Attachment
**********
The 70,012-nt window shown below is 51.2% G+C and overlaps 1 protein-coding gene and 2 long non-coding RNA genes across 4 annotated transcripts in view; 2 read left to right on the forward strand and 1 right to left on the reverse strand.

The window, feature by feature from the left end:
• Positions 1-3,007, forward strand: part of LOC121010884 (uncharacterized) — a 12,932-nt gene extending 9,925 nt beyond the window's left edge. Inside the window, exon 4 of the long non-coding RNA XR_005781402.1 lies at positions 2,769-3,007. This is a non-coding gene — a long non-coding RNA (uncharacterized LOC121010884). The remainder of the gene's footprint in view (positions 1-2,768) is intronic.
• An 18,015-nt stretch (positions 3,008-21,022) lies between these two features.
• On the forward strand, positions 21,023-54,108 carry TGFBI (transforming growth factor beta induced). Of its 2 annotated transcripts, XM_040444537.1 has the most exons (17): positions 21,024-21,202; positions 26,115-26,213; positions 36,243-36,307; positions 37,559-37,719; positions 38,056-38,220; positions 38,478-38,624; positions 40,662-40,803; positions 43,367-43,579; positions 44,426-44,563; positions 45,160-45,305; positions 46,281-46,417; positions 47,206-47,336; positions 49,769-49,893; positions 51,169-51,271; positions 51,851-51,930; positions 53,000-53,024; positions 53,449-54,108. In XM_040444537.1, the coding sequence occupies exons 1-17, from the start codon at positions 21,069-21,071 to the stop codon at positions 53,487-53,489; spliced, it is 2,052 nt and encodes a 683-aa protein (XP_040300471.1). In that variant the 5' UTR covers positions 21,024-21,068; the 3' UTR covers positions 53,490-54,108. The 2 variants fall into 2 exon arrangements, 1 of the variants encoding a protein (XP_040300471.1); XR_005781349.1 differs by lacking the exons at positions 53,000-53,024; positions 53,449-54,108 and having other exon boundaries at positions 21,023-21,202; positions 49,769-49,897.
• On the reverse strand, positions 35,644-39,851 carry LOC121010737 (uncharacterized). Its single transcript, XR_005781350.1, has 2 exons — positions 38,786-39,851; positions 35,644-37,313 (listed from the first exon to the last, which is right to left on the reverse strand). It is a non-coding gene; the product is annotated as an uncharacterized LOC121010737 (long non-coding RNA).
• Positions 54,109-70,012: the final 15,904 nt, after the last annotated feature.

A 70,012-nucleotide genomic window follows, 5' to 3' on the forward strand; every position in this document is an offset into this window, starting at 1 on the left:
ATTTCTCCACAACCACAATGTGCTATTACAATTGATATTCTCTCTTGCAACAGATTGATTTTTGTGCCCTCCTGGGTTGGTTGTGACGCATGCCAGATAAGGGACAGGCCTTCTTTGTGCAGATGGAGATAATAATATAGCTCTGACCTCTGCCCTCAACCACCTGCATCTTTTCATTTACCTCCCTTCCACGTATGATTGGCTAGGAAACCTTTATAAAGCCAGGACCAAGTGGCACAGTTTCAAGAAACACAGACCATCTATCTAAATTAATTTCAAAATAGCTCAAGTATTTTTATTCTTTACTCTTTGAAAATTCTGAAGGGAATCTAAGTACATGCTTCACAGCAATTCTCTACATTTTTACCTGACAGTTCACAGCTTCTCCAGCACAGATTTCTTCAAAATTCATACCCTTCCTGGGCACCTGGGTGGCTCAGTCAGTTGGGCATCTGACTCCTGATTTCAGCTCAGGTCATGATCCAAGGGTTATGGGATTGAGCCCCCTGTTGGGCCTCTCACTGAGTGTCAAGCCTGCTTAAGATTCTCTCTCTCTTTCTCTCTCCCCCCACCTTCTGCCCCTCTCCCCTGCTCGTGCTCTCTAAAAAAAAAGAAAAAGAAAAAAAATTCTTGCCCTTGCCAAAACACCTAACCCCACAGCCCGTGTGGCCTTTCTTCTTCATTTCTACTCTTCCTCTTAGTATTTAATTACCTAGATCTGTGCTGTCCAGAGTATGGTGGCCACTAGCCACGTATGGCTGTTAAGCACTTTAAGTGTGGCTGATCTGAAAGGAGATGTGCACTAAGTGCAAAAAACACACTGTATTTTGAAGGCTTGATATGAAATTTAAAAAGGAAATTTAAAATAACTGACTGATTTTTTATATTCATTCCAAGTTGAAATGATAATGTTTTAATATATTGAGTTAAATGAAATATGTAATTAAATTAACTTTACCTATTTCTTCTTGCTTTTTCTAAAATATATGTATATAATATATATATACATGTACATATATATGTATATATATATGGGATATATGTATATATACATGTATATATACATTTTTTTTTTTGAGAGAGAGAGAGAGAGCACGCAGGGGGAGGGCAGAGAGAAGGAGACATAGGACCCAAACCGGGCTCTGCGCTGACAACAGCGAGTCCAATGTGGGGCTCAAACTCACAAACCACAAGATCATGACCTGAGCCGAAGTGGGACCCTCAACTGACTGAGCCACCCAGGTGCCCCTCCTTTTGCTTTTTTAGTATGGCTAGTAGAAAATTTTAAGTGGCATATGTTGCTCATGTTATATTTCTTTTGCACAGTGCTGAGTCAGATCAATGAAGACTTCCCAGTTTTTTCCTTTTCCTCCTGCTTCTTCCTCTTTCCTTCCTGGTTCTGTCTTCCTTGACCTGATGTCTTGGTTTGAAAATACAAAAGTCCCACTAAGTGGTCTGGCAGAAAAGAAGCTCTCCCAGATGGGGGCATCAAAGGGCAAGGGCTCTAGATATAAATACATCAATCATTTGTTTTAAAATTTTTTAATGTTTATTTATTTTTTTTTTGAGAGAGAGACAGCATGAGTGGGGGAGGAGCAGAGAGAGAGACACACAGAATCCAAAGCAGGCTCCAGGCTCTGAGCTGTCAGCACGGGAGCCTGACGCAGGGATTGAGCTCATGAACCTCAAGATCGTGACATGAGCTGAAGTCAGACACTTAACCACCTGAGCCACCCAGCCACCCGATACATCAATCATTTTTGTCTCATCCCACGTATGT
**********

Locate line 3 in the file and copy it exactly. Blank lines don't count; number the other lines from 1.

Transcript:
• Positions 1-3,007, forward strand: part of LOC121010884 (uncharacterized) — a 12,932-nt gene extending 9,925 nt beyond the window's left edge. Inside the window, exon 4 of the long non-coding RNA XR_005781402.1 lies at positions 2,769-3,007. This is a non-coding gene — a long non-coding RNA (uncharacterized LOC121010884). The remainder of the gene's footprint in view (positions 1-2,768) is intronic.